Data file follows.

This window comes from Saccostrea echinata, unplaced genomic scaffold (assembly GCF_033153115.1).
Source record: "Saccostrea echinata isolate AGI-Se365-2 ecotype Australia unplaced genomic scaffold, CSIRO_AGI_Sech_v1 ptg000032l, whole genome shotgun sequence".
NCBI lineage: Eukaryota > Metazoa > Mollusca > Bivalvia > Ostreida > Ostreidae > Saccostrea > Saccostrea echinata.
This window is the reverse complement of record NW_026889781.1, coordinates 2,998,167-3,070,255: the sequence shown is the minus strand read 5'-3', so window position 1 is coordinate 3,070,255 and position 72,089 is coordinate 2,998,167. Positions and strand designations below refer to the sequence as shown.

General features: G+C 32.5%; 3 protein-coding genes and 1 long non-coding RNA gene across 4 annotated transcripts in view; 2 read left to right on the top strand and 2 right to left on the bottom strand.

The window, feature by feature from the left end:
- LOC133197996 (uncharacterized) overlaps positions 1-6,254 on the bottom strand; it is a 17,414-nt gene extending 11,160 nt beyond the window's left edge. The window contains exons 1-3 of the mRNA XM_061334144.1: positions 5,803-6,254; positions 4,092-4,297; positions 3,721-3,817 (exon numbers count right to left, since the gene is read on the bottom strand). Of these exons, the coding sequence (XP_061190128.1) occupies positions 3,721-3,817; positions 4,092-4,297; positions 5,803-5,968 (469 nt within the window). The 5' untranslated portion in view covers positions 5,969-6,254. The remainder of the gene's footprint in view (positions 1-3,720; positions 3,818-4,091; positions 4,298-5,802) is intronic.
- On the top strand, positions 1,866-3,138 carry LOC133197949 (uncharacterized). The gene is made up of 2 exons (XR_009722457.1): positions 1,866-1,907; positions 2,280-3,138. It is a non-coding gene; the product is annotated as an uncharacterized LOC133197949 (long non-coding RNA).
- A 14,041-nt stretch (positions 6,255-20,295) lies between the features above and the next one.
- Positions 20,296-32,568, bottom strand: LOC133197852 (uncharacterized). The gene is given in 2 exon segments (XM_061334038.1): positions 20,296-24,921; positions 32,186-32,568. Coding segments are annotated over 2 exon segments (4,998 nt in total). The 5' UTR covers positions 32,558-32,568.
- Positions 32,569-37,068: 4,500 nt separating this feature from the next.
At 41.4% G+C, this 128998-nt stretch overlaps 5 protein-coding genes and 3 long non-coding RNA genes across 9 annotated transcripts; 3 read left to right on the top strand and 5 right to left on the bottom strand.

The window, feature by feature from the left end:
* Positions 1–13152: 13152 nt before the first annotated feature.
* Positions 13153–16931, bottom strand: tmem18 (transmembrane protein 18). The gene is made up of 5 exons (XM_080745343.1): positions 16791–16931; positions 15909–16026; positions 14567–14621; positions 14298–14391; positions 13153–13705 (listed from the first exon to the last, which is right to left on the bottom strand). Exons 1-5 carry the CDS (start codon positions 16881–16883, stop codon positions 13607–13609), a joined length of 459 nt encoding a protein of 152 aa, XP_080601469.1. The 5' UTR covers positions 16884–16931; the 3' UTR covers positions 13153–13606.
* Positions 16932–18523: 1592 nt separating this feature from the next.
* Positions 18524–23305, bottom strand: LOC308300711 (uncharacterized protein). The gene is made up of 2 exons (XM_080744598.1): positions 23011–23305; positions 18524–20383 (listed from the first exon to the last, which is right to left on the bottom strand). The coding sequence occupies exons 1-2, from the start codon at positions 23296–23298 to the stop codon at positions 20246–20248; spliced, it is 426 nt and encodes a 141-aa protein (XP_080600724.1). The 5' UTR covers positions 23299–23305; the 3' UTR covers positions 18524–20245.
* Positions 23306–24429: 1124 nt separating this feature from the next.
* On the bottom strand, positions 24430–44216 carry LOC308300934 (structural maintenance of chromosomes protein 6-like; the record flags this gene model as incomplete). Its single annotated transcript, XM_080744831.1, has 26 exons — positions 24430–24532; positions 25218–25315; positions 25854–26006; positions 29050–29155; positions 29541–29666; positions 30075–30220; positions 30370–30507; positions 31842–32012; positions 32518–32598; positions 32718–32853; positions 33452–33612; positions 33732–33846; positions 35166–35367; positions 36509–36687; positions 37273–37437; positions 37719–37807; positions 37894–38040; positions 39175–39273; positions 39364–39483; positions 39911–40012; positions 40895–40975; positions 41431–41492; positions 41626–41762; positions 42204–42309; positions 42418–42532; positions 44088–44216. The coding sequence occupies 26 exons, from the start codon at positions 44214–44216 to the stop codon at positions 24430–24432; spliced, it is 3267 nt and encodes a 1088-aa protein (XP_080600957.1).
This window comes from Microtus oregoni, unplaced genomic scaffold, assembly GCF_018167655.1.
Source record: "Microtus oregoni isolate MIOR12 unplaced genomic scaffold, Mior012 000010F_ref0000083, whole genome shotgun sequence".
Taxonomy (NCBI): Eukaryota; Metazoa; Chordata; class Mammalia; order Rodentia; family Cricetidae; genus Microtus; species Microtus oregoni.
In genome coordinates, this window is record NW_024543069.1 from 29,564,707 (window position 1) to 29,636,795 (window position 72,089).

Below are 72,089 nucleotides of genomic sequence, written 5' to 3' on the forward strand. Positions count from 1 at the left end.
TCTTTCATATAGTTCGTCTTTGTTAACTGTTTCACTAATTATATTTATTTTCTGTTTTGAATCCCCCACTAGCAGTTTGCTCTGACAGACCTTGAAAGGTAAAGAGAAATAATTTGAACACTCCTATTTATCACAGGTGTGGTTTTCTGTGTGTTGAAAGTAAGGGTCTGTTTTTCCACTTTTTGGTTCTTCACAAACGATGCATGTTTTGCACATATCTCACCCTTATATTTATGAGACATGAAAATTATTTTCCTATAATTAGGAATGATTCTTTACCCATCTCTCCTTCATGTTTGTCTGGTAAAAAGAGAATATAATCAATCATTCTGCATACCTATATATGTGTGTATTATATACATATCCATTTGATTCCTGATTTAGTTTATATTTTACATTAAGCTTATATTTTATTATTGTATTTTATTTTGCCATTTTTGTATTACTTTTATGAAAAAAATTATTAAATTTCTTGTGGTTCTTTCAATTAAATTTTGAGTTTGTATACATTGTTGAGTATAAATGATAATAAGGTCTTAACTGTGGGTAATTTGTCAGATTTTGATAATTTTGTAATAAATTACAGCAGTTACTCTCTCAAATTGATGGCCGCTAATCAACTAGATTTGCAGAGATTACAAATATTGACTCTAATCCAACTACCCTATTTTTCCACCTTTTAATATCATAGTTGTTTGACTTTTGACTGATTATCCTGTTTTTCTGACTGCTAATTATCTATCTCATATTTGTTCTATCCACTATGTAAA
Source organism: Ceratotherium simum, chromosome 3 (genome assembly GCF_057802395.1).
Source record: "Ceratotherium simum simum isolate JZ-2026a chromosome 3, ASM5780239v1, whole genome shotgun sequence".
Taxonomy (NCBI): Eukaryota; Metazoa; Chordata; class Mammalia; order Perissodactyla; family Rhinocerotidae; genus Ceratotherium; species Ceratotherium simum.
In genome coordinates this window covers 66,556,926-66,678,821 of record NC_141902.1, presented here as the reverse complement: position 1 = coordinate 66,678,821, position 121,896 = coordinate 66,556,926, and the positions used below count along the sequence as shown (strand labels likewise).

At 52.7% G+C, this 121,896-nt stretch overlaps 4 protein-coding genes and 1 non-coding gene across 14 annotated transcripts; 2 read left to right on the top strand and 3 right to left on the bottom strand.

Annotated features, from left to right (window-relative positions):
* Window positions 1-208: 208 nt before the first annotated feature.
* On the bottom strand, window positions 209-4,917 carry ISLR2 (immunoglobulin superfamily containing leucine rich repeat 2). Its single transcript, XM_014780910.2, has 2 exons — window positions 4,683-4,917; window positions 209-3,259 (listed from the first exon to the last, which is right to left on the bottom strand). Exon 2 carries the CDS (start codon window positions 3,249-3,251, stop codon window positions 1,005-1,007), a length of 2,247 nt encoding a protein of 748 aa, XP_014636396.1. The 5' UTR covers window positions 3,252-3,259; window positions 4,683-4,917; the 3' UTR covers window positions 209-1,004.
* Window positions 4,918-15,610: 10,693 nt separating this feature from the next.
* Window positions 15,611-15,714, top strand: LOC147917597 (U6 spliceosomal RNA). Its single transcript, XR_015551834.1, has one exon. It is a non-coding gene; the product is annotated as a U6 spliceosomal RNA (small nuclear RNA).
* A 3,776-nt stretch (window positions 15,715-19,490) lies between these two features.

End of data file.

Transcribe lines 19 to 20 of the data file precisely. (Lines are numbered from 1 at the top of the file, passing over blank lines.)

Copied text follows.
* On the bottom strand, positions 24430–44216 carry LOC308300934 (structural maintenance of chromosomes protein 6-like; the record flags this gene model as incomplete). Its single annotated transcript, XM_080744831.1, has 26 exons — positions 24430–24532; positions 25218–25315; positions 25854–26006; positions 29050–29155; positions 29541–29666; positions 30075–30220; positions 30370–30507; positions 31842–32012; positions 32518–32598; positions 32718–32853; positions 33452–33612; positions 33732–33846; positions 35166–35367; positions 36509–36687; positions 37273–37437; positions 37719–37807; positions 37894–38040; positions 39175–39273; positions 39364–39483; positions 39911–40012; positions 40895–40975; positions 41431–41492; positions 41626–41762; positions 42204–42309; positions 42418–42532; positions 44088–44216. The coding sequence occupies 26 exons, from the start codon at positions 44214–44216 to the stop codon at positions 24430–24432; spliced, it is 3267 nt and encodes a 1088-aa protein (XP_080600957.1).
This window comes from Microtus oregoni, unplaced genomic scaffold, assembly GCF_018167655.1.